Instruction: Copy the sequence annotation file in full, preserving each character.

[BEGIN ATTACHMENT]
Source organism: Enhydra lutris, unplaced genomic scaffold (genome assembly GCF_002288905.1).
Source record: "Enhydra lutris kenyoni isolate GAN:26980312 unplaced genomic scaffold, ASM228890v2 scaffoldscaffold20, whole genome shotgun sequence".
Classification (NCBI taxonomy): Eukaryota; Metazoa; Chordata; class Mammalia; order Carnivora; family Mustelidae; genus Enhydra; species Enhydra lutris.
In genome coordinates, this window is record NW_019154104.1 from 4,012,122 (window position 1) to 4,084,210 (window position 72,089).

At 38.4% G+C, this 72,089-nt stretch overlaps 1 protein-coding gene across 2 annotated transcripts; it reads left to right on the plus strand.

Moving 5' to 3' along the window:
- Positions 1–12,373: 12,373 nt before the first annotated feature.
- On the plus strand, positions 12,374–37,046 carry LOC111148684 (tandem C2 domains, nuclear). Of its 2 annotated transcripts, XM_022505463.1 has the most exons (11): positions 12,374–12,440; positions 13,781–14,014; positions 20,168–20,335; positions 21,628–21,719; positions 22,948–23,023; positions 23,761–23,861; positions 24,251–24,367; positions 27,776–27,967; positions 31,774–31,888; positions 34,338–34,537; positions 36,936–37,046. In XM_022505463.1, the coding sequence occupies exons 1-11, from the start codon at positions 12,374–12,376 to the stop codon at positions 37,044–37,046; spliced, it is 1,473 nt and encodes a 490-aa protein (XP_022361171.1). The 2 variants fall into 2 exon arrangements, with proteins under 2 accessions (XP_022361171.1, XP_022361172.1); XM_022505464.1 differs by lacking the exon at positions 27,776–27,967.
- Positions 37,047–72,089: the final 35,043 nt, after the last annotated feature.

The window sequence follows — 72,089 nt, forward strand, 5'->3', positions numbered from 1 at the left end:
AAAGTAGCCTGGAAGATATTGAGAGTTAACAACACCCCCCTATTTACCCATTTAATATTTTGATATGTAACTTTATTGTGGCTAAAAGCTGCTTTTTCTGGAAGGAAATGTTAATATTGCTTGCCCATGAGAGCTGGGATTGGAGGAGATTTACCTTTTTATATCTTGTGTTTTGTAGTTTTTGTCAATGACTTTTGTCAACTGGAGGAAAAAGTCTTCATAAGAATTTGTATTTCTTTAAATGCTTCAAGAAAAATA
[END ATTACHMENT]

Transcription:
Source organism: Enhydra lutris, unplaced genomic scaffold (genome assembly GCF_002288905.1).
Source record: "Enhydra lutris kenyoni isolate GAN:26980312 unplaced genomic scaffold, ASM228890v2 scaffoldscaffold20, whole genome shotgun sequence".
Classification (NCBI taxonomy): Eukaryota; Metazoa; Chordata; class Mammalia; order Carnivora; family Mustelidae; genus Enhydra; species Enhydra lutris.
In genome coordinates, this window is record NW_019154104.1 from 4,012,122 (window position 1) to 4,084,210 (window position 72,089).

At 38.4% G+C, this 72,089-nt stretch overlaps 1 protein-coding gene across 2 annotated transcripts; it reads left to right on the plus strand.

Moving 5' to 3' along the window:
- Positions 1–12,373: 12,373 nt before the first annotated feature.
- On the plus strand, positions 12,374–37,046 carry LOC111148684 (tandem C2 domains, nuclear). Of its 2 annotated transcripts, XM_022505463.1 has the most exons (11): positions 12,374–12,440; positions 13,781–14,014; positions 20,168–20,335; positions 21,628–21,719; positions 22,948–23,023; positions 23,761–23,861; positions 24,251–24,367; positions 27,776–27,967; positions 31,774–31,888; positions 34,338–34,537; positions 36,936–37,046. In XM_022505463.1, the coding sequence occupies exons 1-11, from the start codon at positions 12,374–12,376 to the stop codon at positions 37,044–37,046; spliced, it is 1,473 nt and encodes a 490-aa protein (XP_022361171.1). The 2 variants fall into 2 exon arrangements, with proteins under 2 accessions (XP_022361171.1, XP_022361172.1); XM_022505464.1 differs by lacking the exon at positions 27,776–27,967.
- Positions 37,047–72,089: the final 35,043 nt, after the last annotated feature.

The window sequence follows — 72,089 nt, forward strand, 5'->3', positions numbered from 1 at the left end:
AAAGTAGCCTGGAAGATATTGAGAGTTAACAACACCCCCCTATTTACCCATTTAATATTTTGATATGTAACTTTATTGTGGCTAAAAGCTGCTTTTTCTGGAAGGAAATGTTAATATTGCTTGCCCATGAGAGCTGGGATTGGAGGAGATTTACCTTTTTATATCTTGTGTTTTGTAGTTTTTGTCAATGACTTTTGTCAACTGGAGGAAAAAGTCTTCATAAGAATTTGTATTTCTTTAAATGCTTCAAGAAAAATA